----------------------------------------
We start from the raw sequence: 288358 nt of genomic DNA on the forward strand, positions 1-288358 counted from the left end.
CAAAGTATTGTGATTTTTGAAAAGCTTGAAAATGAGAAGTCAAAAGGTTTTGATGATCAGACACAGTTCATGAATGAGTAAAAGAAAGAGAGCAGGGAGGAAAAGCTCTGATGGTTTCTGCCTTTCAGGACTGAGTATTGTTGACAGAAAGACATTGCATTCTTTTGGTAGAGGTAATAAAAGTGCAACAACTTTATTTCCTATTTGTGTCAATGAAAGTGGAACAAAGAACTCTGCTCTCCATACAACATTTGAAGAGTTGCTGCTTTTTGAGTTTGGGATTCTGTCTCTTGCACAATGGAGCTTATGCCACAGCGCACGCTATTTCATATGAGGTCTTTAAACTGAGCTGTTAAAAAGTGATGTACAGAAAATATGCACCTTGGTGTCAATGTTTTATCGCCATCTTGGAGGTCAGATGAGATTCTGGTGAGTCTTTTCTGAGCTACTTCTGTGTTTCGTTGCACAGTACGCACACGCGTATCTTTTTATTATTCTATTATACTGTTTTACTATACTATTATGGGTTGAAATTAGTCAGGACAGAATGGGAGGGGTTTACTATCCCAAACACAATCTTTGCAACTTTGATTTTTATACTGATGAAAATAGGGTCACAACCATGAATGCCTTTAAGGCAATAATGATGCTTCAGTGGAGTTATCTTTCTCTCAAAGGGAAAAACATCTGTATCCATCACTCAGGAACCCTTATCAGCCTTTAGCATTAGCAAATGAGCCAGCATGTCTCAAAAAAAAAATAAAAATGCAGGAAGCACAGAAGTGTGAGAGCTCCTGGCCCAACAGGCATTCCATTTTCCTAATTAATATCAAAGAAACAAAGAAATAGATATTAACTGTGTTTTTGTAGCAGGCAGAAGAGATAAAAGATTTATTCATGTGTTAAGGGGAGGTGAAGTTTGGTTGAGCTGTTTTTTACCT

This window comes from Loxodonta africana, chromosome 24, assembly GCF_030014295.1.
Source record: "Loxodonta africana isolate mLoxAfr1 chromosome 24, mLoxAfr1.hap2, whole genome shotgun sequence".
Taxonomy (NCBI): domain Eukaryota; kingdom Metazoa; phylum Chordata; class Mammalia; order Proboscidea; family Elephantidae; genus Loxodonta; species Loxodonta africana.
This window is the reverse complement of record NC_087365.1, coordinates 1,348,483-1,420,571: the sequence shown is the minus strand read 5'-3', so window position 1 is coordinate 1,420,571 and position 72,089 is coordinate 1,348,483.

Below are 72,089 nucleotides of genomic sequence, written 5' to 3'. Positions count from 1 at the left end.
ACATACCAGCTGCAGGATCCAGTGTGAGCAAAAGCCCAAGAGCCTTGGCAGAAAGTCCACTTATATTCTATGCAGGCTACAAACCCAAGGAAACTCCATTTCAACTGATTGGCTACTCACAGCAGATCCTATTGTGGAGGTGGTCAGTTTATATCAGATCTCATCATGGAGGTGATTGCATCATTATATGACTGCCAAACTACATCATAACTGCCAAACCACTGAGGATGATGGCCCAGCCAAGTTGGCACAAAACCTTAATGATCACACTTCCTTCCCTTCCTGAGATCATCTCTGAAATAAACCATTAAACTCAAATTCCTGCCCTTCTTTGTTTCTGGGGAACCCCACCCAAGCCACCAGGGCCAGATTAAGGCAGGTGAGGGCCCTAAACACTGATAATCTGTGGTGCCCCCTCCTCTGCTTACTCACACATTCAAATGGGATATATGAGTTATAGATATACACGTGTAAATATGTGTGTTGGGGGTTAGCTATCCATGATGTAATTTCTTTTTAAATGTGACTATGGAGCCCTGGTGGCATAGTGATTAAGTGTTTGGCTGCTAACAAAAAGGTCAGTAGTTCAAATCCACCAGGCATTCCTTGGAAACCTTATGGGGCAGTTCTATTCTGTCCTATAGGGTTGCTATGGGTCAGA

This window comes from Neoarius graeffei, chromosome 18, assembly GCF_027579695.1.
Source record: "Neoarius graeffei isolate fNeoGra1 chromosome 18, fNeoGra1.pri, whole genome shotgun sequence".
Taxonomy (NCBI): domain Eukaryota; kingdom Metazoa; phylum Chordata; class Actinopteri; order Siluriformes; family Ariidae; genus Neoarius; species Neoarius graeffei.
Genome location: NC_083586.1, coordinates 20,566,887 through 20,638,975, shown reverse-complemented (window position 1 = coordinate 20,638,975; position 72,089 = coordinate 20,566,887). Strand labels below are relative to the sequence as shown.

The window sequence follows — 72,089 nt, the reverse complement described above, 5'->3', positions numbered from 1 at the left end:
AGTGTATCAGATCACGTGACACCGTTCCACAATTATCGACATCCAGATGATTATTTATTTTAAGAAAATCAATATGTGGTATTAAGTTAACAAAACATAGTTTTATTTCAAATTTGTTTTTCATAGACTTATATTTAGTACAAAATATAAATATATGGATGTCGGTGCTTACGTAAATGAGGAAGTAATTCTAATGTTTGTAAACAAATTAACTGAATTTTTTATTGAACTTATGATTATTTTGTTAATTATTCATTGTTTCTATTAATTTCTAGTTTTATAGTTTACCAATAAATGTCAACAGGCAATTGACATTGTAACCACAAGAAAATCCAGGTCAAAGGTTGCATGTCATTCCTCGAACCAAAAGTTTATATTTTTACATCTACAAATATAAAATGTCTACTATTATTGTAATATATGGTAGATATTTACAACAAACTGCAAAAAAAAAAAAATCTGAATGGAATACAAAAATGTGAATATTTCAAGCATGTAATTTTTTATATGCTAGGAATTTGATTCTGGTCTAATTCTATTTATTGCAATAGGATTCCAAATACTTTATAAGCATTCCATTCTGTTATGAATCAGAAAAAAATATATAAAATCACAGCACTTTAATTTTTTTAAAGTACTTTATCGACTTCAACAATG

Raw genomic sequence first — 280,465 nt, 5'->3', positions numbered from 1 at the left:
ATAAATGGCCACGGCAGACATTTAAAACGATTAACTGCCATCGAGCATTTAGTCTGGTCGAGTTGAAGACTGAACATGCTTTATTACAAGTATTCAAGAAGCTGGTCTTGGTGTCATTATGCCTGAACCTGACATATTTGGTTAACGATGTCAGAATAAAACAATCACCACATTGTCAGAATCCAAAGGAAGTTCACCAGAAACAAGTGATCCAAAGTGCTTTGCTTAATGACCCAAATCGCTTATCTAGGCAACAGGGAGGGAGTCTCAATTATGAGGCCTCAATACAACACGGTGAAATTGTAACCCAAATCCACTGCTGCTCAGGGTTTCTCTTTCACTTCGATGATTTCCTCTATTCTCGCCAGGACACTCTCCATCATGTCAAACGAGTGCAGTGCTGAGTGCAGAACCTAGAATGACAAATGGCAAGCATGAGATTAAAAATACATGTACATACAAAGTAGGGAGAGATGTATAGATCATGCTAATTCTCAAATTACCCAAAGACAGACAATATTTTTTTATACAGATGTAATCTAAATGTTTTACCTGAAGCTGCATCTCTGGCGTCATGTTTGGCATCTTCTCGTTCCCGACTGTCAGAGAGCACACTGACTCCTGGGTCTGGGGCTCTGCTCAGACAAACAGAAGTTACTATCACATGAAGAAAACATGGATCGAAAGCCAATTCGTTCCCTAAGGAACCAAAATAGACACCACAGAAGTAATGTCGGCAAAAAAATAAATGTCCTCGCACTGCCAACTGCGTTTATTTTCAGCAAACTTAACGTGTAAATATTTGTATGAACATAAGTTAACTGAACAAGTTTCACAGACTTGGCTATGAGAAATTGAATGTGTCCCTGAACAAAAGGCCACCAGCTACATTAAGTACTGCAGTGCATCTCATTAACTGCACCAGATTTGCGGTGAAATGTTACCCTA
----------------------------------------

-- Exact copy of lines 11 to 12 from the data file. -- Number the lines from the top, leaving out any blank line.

Taxonomy (NCBI): domain Eukaryota; kingdom Metazoa; phylum Chordata; class Actinopteri; order Siluriformes; family Ariidae; genus Neoarius; species Neoarius graeffei.
Genome location: NC_083586.1, coordinates 20,566,887 through 20,638,975, shown reverse-complemented (window position 1 = coordinate 20,638,975; position 72,089 = coordinate 20,566,887). Strand labels below are relative to the sequence as shown.